While growing up in a rural town in North Carolina, computer science major Emma Meno recognized the lack of  Science, Technology, Engineering and Mathematics (STEM) opportunities available to her. That’s why when she visited the Virginia Tech campus for the Center for the Enhancement of Engineering Diversity (CEED) C-Tech2 Camp, she knew this would be a school where she could grow.

“Simply put, I have always loved learning,” said Meno. “Studying new concepts and applying them to problems has always intrigued me. In my experiences as an undergraduate researcher, I have found that the challenges and rewards of research captivate me.”

As a researcher for the Hume Center for National Security and Technology, Meno focuses her research in the cybersecurity field and plans to continue this throughout her neural cryptanalysis graduate research. She hopes to apply her research findings to real-world problems in her future professional career.

Meno sees herself working in cybersecurity with a private defense contractor or even continuing her education further by pursuing her Ph.D. “As I pursue more of my graduate research and complete my summer internship, my professional future will be defined more clearly,” said Meno.

Mentorship from professors and advisors across the university are part of what Meno credits to her success as an undergraduate student. 

“Attending office hours to discuss topics with professors has been invaluable in shaping my undergraduate experience,” said Meno. “I have been fortunate enough to also network with faculty across other departments, including the math department, and with each interaction have learned more about the subject material and its applications.”

“Emma is truly a stand-out student who has impressive accomplishments and I am confident that she will be a leader in the engineering industry in the near future,” said Tonisha Montgomery, Department of Computer Science academic advisor. “She has demonstrated excellence in all that she puts her mind to and is clearly not intimidated by hard work.”

In addition to receiving this distinction, as well as the Senior Scholar Award at the April 30 virtual awards banquet, she is one of four students in the College of Engineering graduating first in class with a 4.0.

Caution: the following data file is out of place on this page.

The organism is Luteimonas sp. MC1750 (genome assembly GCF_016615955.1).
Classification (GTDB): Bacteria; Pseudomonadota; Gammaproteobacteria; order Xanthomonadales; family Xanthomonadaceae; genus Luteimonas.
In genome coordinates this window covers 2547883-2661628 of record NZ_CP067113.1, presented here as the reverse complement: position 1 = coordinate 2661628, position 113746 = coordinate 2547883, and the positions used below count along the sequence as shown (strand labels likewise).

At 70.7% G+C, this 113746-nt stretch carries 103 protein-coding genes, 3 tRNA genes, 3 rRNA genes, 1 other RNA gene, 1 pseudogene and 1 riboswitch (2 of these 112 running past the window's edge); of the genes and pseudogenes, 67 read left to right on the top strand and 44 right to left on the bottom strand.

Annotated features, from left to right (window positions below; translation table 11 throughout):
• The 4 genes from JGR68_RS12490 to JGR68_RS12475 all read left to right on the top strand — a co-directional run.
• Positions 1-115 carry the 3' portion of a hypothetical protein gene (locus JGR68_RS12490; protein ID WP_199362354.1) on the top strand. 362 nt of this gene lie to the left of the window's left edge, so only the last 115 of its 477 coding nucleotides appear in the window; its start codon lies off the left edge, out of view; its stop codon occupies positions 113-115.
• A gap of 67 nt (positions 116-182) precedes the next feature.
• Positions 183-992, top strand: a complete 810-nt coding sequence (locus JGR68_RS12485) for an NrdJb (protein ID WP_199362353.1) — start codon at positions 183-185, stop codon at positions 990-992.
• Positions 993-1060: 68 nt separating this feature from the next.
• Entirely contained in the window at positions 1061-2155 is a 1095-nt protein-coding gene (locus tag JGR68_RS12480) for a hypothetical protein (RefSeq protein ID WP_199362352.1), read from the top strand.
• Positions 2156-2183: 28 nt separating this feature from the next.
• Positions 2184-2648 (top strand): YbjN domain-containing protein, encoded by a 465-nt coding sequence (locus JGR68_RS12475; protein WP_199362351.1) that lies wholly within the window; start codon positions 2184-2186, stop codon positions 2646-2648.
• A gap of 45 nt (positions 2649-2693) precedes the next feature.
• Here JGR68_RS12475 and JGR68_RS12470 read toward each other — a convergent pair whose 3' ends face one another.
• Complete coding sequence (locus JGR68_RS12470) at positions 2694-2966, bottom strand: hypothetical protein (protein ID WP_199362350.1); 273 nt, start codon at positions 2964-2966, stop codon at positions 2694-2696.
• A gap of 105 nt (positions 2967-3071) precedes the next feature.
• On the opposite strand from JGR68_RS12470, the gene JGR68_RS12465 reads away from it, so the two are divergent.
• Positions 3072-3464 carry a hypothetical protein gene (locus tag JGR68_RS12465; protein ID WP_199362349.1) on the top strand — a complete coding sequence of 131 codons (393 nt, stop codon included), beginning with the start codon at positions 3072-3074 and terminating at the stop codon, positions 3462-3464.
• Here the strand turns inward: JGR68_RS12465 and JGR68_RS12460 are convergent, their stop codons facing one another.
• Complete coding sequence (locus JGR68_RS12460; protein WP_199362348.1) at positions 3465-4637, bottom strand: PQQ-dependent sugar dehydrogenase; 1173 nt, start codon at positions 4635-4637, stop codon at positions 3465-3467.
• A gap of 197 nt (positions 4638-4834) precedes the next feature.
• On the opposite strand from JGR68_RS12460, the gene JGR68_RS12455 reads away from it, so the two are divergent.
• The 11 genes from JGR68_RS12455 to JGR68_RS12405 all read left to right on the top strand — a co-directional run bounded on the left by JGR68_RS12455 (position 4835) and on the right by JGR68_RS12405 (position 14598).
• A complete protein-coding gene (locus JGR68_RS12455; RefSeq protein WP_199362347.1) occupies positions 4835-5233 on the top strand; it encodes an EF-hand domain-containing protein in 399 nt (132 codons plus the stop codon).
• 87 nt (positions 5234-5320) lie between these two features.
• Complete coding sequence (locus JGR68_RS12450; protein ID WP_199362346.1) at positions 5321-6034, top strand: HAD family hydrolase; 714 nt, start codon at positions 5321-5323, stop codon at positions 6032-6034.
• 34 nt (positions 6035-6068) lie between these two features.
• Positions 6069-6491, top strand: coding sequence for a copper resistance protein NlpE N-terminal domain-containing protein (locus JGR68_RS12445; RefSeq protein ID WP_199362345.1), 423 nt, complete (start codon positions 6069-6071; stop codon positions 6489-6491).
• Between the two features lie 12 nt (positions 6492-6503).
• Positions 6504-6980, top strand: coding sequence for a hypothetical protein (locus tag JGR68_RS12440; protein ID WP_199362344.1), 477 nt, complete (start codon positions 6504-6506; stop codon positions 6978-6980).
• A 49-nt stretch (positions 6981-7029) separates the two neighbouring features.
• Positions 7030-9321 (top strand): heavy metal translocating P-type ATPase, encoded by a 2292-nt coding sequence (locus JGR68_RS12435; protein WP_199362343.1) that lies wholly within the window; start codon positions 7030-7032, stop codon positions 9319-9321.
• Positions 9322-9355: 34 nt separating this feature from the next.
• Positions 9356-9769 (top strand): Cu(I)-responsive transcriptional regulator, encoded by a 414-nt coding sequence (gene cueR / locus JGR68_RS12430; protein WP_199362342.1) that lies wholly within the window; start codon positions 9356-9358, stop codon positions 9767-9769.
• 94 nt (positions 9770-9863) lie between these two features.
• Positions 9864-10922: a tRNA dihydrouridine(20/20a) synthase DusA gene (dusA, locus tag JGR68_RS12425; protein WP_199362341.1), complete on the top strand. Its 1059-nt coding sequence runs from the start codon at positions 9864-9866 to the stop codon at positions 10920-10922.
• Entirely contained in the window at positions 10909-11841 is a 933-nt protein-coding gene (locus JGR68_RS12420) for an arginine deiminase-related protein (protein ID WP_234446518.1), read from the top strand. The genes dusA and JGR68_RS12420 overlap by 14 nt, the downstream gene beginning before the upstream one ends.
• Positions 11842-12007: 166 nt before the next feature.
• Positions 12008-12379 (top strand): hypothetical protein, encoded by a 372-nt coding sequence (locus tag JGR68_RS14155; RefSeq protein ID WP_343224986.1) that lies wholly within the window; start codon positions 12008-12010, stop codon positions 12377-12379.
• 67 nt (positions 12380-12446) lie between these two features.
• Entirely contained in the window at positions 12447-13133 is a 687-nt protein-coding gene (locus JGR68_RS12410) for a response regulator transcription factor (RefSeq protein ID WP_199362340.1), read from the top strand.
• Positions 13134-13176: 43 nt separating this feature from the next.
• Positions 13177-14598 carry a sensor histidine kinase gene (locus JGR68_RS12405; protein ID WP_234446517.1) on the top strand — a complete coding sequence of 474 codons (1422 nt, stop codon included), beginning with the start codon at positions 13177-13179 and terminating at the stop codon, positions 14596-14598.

Meno is the recipient of well over a dozen scholarships and awards in addition to being named the 2020 Department of Computer Science Outstanding Senior. These include the Department of Computer Science Investment in Excellence Scholarship, the Virginia Tech Honors College Alumni Presidential Scholarship, and Virginia Tech Dean’s list to name a few.

In addition to her academic endeavors, Meno lives the spirit of Ut Prosim and gives back to the Blacksburg community through Campus Kitchen. “On Friday afternoons, a group of students would take food leftover in dining halls to a local food kitchen,” said Meno. “Seeing the gratitude of the workers and customers there was rewarding.”

Meno found her home at Virginia Tech as a student in the Honors Residential Commons and as a member of the Newman Campus Ministry choir. Additionally, Meno is part of the Virginia Tech College of Engineering Dean’s Team, and served as a member of the Hypatia Engineering Living Learning Community. 

“The true appeal of our computer science program does not lie with the degree itself or its academic prestige,” said Meno, reflecting on her time thus far at the university. “At Virginia Tech, each student is given the opportunity to choose their own journey. I am blessed to be a part of a program that challenges and fascinates me constantly.”

Written by Taylor Casarotti, a senior intern in the Department of Computer Science